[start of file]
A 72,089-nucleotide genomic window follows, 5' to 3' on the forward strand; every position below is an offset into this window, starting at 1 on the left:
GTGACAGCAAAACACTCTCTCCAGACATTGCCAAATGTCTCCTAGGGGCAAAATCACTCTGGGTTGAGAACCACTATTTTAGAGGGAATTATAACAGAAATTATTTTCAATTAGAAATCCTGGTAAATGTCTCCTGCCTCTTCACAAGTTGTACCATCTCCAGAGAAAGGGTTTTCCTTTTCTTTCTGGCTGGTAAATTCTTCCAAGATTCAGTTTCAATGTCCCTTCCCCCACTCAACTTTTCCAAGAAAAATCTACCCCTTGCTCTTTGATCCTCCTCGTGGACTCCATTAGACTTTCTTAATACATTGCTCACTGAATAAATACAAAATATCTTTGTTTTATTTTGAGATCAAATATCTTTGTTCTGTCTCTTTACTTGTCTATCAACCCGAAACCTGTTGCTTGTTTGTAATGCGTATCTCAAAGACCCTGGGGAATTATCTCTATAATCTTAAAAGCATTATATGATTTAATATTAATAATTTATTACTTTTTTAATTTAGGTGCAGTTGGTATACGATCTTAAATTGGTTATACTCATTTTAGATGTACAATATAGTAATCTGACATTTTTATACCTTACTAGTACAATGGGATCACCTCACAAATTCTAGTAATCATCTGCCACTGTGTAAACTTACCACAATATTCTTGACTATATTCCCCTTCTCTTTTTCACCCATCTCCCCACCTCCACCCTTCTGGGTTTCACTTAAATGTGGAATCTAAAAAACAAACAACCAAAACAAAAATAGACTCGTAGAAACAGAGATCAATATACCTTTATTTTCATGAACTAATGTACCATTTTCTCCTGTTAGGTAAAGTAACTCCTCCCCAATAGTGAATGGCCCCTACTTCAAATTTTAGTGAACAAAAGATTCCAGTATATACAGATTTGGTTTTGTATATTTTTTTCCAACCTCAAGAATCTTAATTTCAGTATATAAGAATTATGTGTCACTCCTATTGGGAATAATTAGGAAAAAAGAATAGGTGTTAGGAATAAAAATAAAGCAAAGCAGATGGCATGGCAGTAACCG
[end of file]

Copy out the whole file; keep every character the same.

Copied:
A 72,089-nucleotide genomic window follows, 5' to 3' on the forward strand; every position below is an offset into this window, starting at 1 on the left:
GTGACAGCAAAACACTCTCTCCAGACATTGCCAAATGTCTCCTAGGGGCAAAATCACTCTGGGTTGAGAACCACTATTTTAGAGGGAATTATAACAGAAATTATTTTCAATTAGAAATCCTGGTAAATGTCTCCTGCCTCTTCACAAGTTGTACCATCTCCAGAGAAAGGGTTTTCCTTTTCTTTCTGGCTGGTAAATTCTTCCAAGATTCAGTTTCAATGTCCCTTCCCCCACTCAACTTTTCCAAGAAAAATCTACCCCTTGCTCTTTGATCCTCCTCGTGGACTCCATTAGACTTTCTTAATACATTGCTCACTGAATAAATACAAAATATCTTTGTTTTATTTTGAGATCAAATATCTTTGTTCTGTCTCTTTACTTGTCTATCAACCCGAAACCTGTTGCTTGTTTGTAATGCGTATCTCAAAGACCCTGGGGAATTATCTCTATAATCTTAAAAGCATTATATGATTTAATATTAATAATTTATTACTTTTTTAATTTAGGTGCAGTTGGTATACGATCTTAAATTGGTTATACTCATTTTAGATGTACAATATAGTAATCTGACATTTTTATACCTTACTAGTACAATGGGATCACCTCACAAATTCTAGTAATCATCTGCCACTGTGTAAACTTACCACAATATTCTTGACTATATTCCCCTTCTCTTTTTCACCCATCTCCCCACCTCCACCCTTCTGGGTTTCACTTAAATGTGGAATCTAAAAAACAAACAACCAAAACAAAAATAGACTCGTAGAAACAGAGATCAATATACCTTTATTTTCATGAACTAATGTACCATTTTCTCCTGTTAGGTAAAGTAACTCCTCCCCAATAGTGAATGGCCCCTACTTCAAATTTTAGTGAACAAAAGATTCCAGTATATACAGATTTGGTTTTGTATATTTTTTTCCAACCTCAAGAATCTTAATTTCAGTATATAAGAATTATGTGTCACTCCTATTGGGAATAATTAGGAAAAAAGAATAGGTGTTAGGAATAAAAATAAAGCAAAGCAGATGGCATGGCAGTAACCG